When discussing plans for a brand redesign, a common question that many potential clients have is whether or not their logo needs to be factored into the project. It’s a reasonable question, especially when your logo has been around for years and has seemed to work just fine as it is.
Without waxing philosophical about the importance of a well-executed logo, I’ll simply put it this way: your logo is the foundation for your brand’s overall visual identity, as well as its credibility, relevance and memorability.
In other words, the lasting impression your audience has about you and your company comes down, in large part, to whether or not your logo is executed properly (no pressure, though).
Since your brand is (hopefully) being seen by new audiences every day, you want to make sure your logo does its job to attract and engage people. So if you’re doing a brand redesign, your logo should be the first component that you tackle.
Now that we’ve established that, let’s circle back to the question of whether or not your logo actually needs a redesign. Here are three questions to guide your decision:
1. Does this logo indicate what my company is about today?
Your brand and mission have no doubt evolved since starting out. Your logo should represent where you are today, as well as where you’re headed. This alignment benefits you and your brand in a few ways:
2. Does this logo translate the same way in different sizes and formats?
With changes in technology – both print and digital – there are far more factors to account for in your logo’s design. That why it’s important now, more than ever, that your logo be as uncomplicated, minimalist and versatile as possible.
For example, online marketing platforms like Facebook and Instagram give you just a small square area for your logo, which is typically viewed on mobile devices. Having a vertical version of your logo lets you maintain its design integrity and still stand out in smaller dimensions.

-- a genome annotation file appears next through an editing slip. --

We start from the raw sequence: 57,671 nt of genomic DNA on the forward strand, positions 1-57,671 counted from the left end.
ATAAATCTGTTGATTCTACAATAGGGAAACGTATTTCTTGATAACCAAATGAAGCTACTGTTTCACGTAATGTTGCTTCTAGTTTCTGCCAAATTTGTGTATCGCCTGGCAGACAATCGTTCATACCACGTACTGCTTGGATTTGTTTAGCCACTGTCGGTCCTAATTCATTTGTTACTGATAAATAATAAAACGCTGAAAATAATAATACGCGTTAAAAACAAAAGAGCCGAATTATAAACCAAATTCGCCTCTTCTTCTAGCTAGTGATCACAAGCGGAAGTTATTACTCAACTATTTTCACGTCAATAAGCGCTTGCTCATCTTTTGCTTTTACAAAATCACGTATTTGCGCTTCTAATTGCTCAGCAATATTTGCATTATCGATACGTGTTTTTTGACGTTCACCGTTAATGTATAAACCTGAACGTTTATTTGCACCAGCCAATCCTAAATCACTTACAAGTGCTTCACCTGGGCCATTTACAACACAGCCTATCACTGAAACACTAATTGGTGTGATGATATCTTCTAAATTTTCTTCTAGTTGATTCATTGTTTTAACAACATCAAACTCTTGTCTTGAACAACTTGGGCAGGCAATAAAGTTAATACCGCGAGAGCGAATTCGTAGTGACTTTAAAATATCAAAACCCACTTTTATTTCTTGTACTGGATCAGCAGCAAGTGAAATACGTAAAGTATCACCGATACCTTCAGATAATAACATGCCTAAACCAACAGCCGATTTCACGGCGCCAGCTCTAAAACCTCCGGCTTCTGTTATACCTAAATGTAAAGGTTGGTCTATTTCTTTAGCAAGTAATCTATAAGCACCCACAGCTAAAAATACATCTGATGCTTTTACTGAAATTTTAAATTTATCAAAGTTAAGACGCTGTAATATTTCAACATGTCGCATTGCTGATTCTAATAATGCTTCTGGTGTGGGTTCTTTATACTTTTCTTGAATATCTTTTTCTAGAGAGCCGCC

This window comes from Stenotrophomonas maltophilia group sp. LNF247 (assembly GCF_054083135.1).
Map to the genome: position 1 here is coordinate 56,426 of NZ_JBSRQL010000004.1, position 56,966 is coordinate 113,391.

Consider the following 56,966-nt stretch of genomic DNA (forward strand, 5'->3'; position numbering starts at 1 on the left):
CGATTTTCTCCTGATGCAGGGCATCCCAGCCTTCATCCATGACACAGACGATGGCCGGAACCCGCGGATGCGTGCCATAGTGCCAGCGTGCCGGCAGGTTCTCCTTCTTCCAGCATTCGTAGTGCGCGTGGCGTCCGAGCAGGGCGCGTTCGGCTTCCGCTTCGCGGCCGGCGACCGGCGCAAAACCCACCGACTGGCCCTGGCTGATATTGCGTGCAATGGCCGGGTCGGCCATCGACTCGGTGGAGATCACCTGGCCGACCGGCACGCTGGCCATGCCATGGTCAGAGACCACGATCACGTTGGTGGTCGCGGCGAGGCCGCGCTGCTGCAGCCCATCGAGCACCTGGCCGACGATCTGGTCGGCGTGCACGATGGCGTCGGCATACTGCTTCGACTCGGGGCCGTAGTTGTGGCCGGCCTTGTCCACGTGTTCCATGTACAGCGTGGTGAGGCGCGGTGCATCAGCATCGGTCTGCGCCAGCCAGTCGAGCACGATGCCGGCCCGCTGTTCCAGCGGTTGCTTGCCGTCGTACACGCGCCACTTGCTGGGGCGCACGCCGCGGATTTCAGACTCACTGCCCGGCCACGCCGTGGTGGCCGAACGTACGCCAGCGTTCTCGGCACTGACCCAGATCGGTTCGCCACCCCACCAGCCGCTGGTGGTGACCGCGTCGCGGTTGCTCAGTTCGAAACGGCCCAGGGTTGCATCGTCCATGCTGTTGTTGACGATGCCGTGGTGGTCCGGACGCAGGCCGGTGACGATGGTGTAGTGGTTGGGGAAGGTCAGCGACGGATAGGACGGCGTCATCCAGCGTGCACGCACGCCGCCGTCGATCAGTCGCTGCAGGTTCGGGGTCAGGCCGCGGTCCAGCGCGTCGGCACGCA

In addition to being flexible for varying dimensions, your logo should also be simpleenough to recognize in varying formats. The general rule of thumb is your logo should still be legible when it’s reduced to smaller than one inch or printed in black, white or grayscale.
3. Does this logo reflect modern design standards while staying true to its origins?
Let’s face it, most people don’t like change. And if your company has a successful track record, then it’s likely you’ve already established some brand recognition (huzzah!). Even with evolving standards and trends, it’s not always necessary to start from scratch.
Elements of your logo, like the font and color scheme, should show that your brand is relevant and progressive. However, your colleagues, oldest clients and team should also be able to see it and recognize that it’s still you.
Choosing whether or not to redesign your logo is no simple matter. Answering these questions will help steer you in the right direction. Whatever your decision, it’s important that you make it objectively, based on what you believe will be the best move for your brand’s ongoing success.
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